The example of how to create a token (https://www.ethereum.org/token) includes contract tokenRecipient. Why is it there?

2 Answers 2


I'ts just an example contract where you send tokens to. It represents a contract which you could sent tokens to.

You can see it where it says:

/* Allow another contract to spend some tokens in your behalf */
function approveAndCall(address _spender, uint256 _value, bytes _extraData) 
    returns (bool success) {
    allowance[msg.sender][_spender] = _value;     
    tokenRecipient spender = tokenRecipient(_spender);
    spender.receiveApproval(msg.sender, _value, this, _extraData); 
    return true; 
  • Can someone give me a code example of how to implement approveAndCall()
    – tjakko
    Jun 8, 2016 at 9:07
  • hello and welcome, you can make a post with your question
    – euri10
    Jun 8, 2016 at 9:08
  • If you have a new question, please ask it by clicking the Ask Question button. Include a link to this question if it helps provide context. - From Review Jun 8, 2016 at 9:26

Good question. I know I'm late, but still posting the answer as I was also wondering about it. I agree with @arodriguezdonaire. But ethereum explains it clearly in the documentation.

You'll notice that there some more functions in your basic token contract, like approve, sendFrom and others. These functions are there for your token to interact with other contracts: if you want, say, sell tokens to a decentralized exchange, just sending them to an address will not be enough as the exchange will not be aware of the new tokens or who sent them, because contracts aren't able to subscribe to Events only to function calls. So for contracts, you should first approve an amount of tokens they can move from your account and then ping them to let them know they should do their thing - or do the two actions in one, with approveAndCall.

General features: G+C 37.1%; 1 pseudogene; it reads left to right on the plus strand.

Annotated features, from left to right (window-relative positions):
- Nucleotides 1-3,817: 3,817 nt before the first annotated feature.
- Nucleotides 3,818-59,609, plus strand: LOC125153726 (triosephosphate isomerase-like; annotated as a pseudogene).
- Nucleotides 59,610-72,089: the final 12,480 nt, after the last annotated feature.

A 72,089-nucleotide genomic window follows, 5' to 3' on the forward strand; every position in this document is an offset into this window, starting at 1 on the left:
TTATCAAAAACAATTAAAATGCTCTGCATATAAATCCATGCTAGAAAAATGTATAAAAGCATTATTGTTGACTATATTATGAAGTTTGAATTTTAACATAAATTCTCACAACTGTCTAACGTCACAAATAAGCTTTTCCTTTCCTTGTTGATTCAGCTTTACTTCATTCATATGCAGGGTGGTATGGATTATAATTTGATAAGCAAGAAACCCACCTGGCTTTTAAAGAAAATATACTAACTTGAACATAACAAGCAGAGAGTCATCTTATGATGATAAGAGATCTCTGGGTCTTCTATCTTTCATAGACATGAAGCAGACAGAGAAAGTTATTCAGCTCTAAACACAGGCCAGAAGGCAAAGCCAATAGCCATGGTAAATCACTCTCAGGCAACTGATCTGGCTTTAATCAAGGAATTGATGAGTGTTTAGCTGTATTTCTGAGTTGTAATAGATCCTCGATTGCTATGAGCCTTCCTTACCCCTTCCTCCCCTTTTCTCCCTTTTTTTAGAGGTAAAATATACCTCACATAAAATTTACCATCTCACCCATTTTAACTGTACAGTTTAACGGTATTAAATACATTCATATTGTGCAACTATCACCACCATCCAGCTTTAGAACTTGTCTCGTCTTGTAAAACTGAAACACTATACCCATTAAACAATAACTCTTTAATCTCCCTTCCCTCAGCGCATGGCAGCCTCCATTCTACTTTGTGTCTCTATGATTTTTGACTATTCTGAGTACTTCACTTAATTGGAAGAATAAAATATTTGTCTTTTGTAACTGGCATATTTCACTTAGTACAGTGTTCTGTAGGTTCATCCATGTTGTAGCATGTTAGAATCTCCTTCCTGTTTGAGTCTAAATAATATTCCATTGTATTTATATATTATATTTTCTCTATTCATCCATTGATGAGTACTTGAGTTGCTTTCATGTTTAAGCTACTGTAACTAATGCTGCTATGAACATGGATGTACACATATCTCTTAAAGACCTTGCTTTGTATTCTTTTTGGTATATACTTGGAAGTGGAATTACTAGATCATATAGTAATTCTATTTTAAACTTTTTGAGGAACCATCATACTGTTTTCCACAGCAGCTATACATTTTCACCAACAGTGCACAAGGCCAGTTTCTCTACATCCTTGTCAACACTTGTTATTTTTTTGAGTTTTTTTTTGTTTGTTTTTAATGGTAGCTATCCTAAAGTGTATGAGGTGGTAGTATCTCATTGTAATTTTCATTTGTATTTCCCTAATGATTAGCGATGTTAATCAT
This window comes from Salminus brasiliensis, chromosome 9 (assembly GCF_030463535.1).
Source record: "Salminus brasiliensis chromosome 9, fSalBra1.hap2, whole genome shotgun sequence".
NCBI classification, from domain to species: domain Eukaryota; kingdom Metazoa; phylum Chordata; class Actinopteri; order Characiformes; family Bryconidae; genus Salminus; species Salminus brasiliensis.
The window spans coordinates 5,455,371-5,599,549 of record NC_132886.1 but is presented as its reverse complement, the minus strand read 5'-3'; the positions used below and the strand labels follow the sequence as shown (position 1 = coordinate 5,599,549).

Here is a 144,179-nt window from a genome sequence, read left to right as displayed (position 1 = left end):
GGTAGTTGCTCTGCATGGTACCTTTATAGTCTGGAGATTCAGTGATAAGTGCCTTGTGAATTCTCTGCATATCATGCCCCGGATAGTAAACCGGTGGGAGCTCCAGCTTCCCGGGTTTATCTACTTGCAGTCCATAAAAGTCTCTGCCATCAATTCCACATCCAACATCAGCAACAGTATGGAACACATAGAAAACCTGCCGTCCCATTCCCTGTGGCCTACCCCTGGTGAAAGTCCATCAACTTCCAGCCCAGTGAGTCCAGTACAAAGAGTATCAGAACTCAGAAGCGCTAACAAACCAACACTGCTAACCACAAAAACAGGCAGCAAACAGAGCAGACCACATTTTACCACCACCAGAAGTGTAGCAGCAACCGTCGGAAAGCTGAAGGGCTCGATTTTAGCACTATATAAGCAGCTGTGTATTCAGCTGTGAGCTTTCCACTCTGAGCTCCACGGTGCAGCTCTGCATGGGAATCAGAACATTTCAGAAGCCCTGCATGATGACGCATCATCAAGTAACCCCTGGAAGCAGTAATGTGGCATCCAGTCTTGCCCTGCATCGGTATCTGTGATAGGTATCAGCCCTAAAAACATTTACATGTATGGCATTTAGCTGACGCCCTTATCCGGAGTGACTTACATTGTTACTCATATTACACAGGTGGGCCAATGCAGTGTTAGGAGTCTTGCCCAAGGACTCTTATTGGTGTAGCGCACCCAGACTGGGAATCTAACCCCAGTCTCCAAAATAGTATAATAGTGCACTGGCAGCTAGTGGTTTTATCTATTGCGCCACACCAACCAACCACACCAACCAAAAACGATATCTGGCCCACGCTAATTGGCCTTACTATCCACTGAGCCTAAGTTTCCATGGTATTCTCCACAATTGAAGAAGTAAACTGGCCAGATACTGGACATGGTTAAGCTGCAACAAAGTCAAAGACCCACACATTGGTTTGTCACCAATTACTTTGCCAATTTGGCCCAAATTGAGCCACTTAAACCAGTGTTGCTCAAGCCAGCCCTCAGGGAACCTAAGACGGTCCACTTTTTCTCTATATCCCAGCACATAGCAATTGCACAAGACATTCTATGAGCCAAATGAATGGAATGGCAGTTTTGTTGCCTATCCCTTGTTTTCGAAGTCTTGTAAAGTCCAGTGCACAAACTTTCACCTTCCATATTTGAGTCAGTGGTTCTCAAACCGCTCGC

If you want to see the sample implementation of toeknRecipient, have a look at "shareholdersassociation".

  • The wording from the docs here is misleading: contracts do not "subscribe" to functions in the same way that clients subscribe to Events. The point is that if you want to another contract to react to your contract somehow, you need to explicitly send a message to it.
    – jordanpg
    Dec 22, 2017 at 20:49
  • I did not understand what is misleading in the doc.
    – Winster
    Dec 26, 2017 at 10:02

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